On Monday Sept. 16, faculty and students gathered in Hindle auditorium to honor the exemplary trajectory of Nontombi Naomi Tutu, a renowned activist who has dedicated her life to addressing human rights issues. Tutu is daughter of Archbishop Desmond Tutu, a famous activist and opponent of the apartheid in South Africa.
During the event, Tutu was presented with Wheaton College’s Otis Social Justice Award for being a catalyst for social change. She later delivered a lecture entitled Striving for Justice: Searching for Common Ground, stressing the importance of seeing human beings for what they are and not what they are assumed to represent. The lecture was especially momentous for the Wheaton community, as it marked the official celebration of the new Peace and Social Justice minor, which was recently incorporated in to the Wheaton curriculum.
Professor of Women’s Studies Kim Miller organized the lecture with the support of Dean of Students Lee Williams and Marguerite Copeland ’14, an African American Diaspora Studies major. The driving force behind the establishment of the new minor was Miller and Professor of Sociology Karen McCormack.
“Professor Miller and I decided to become coordinators of the minor because we both teach classes that examine social justice issues and we wanted to put together a pathway for students interested in social justice,” McCormack said.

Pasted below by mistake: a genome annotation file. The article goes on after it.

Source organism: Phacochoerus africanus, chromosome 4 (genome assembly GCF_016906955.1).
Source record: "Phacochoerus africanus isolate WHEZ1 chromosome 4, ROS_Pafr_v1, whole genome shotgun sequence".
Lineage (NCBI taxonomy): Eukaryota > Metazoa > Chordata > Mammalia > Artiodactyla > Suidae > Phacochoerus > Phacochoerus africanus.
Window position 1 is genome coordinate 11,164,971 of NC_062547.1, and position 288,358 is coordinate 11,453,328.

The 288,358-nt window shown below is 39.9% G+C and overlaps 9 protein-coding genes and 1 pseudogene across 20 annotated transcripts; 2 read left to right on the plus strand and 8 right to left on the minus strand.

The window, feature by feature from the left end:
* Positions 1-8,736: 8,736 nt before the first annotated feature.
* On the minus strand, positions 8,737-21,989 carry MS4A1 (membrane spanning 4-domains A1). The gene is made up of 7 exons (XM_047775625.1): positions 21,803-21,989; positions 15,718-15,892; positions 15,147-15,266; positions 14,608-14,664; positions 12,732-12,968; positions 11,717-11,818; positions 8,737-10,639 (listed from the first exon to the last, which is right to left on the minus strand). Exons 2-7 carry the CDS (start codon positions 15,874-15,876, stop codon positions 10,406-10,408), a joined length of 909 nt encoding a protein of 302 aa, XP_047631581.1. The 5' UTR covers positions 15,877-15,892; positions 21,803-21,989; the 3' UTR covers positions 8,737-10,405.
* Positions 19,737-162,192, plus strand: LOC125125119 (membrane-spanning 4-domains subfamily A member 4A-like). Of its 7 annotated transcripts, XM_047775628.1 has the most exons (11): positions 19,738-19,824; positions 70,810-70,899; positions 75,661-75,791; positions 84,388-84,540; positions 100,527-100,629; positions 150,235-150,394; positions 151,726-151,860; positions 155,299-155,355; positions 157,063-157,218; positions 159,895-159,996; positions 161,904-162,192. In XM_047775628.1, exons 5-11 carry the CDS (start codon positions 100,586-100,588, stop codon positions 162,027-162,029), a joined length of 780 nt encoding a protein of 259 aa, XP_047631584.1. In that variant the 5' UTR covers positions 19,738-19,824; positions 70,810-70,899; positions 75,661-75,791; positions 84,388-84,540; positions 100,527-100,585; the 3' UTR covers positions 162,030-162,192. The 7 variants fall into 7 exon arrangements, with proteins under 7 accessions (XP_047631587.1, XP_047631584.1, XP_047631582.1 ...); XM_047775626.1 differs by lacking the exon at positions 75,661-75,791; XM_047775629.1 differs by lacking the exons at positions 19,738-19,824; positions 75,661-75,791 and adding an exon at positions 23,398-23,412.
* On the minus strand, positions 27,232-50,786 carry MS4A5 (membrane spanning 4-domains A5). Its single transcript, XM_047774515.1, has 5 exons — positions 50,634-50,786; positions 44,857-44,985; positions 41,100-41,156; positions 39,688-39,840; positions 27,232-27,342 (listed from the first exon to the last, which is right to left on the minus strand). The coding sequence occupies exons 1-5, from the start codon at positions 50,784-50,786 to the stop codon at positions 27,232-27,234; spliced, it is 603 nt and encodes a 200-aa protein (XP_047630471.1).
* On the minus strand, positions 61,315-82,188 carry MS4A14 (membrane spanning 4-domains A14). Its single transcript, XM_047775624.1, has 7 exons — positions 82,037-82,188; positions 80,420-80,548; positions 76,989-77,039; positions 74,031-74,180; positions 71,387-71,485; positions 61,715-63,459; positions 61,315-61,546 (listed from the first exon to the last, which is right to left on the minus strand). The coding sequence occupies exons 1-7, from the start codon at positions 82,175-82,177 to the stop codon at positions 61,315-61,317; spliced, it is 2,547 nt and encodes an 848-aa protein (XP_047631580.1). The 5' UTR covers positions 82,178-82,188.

They proposed the idea of the Peace and Social Justice minor to the Provost’s Office in the spring of 2012 and spent the following year exploring how other colleges and university had organized similar programs. A year later, they formally proposed the minor.
“We worked for a whole year talking to faculty from other colleges and universities who teach courses that fit within the minor,” McCormack continued. “They were very supportive.”
According to Miller and McCormack, the main goal of the Peace and Social Justice minor is to provide students with the opportunity to explore theories and practices of social justice.
Students will be able to grasp a better understanding of the possibilities and limitations of individual action and the importance of coalition building by taking courses in different departments that specifically put an emphasis on topics such as racial equality, human rights, and gender equality. Furthermore, the minor will encourage students to engage in active learning by exploring opportunities through internships, volunteering, or studying abroad.
When asked about the value of the Peace and Social Justice minor, Professor McCormack claims the minor will offer a rich and vast curriculum which will empower students to be agents for social change.
“The new minor will help students become effective advocates for creating a better world,” McCormack said. “We hope that many students take advantage of it.”
In addition to the Otis Social Justice lecture, which kicked-off the inauguration of the new minor, there will be a related speaker series open to all interested students.